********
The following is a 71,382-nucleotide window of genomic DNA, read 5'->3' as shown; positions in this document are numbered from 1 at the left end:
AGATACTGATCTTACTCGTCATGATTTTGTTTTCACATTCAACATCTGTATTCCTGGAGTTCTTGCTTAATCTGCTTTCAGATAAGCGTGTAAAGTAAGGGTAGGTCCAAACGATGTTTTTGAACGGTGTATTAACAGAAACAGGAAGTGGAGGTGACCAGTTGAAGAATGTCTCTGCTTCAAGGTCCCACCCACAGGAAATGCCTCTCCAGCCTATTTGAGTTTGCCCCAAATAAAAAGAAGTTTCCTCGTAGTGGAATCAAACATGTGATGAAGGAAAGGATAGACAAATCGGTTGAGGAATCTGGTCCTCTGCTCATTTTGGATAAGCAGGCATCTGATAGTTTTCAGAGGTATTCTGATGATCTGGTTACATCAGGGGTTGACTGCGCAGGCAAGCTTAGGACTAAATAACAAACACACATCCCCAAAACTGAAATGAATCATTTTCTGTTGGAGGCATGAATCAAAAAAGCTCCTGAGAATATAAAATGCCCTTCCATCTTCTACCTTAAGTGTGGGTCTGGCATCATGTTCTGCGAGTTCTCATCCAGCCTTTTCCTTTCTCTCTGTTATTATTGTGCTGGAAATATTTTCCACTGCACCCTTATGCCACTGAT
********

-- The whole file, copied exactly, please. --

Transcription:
The following is a 71,382-nucleotide window of genomic DNA, read 5'->3' as shown; positions in this document are numbered from 1 at the left end:
AGATACTGATCTTACTCGTCATGATTTTGTTTTCACATTCAACATCTGTATTCCTGGAGTTCTTGCTTAATCTGCTTTCAGATAAGCGTGTAAAGTAAGGGTAGGTCCAAACGATGTTTTTGAACGGTGTATTAACAGAAACAGGAAGTGGAGGTGACCAGTTGAAGAATGTCTCTGCTTCAAGGTCCCACCCACAGGAAATGCCTCTCCAGCCTATTTGAGTTTGCCCCAAATAAAAAGAAGTTTCCTCGTAGTGGAATCAAACATGTGATGAAGGAAAGGATAGACAAATCGGTTGAGGAATCTGGTCCTCTGCTCATTTTGGATAAGCAGGCATCTGATAGTTTTCAGAGGTATTCTGATGATCTGGTTACATCAGGGGTTGACTGCGCAGGCAAGCTTAGGACTAAATAACAAACACACATCCCCAAAACTGAAATGAATCATTTTCTGTTGGAGGCATGAATCAAAAAAGCTCCTGAGAATATAAAATGCCCTTCCATCTTCTACCTTAAGTGTGGGTCTGGCATCATGTTCTGCGAGTTCTCATCCAGCCTTTTCCTTTCTCTCTGTTATTATTGTGCTGGAAATATTTTCCACTGCACCCTTATGCCACTGAT